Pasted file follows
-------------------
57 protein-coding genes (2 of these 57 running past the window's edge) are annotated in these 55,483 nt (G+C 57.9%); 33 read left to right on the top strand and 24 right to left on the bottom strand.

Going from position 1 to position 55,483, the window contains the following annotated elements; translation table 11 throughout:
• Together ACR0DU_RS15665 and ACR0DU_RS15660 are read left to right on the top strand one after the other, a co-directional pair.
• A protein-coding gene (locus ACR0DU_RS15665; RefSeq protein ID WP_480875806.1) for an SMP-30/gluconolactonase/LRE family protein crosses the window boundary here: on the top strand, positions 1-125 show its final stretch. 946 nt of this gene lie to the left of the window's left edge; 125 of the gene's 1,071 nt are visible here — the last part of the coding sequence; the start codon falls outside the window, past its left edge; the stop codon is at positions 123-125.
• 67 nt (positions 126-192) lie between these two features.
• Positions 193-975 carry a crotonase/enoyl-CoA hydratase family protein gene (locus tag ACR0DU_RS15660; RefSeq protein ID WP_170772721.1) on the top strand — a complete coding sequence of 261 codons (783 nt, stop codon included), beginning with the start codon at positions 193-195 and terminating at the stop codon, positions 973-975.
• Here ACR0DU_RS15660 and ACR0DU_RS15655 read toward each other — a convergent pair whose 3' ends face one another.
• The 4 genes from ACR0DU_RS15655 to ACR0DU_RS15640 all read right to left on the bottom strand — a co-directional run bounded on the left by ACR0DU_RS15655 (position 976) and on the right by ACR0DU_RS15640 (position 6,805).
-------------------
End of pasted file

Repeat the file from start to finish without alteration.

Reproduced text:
57 protein-coding genes (2 of these 57 running past the window's edge) are annotated in these 55,483 nt (G+C 57.9%); 33 read left to right on the top strand and 24 right to left on the bottom strand.

Going from position 1 to position 55,483, the window contains the following annotated elements; translation table 11 throughout:
• Together ACR0DU_RS15665 and ACR0DU_RS15660 are read left to right on the top strand one after the other, a co-directional pair.
• A protein-coding gene (locus ACR0DU_RS15665; RefSeq protein ID WP_480875806.1) for an SMP-30/gluconolactonase/LRE family protein crosses the window boundary here: on the top strand, positions 1-125 show its final stretch. 946 nt of this gene lie to the left of the window's left edge; 125 of the gene's 1,071 nt are visible here — the last part of the coding sequence; the start codon falls outside the window, past its left edge; the stop codon is at positions 123-125.
• 67 nt (positions 126-192) lie between these two features.
• Positions 193-975 carry a crotonase/enoyl-CoA hydratase family protein gene (locus tag ACR0DU_RS15660; RefSeq protein ID WP_170772721.1) on the top strand — a complete coding sequence of 261 codons (783 nt, stop codon included), beginning with the start codon at positions 193-195 and terminating at the stop codon, positions 973-975.
• Here ACR0DU_RS15660 and ACR0DU_RS15655 read toward each other — a convergent pair whose 3' ends face one another.
• The 4 genes from ACR0DU_RS15655 to ACR0DU_RS15640 all read right to left on the bottom strand — a co-directional run bounded on the left by ACR0DU_RS15655 (position 976) and on the right by ACR0DU_RS15640 (position 6,805).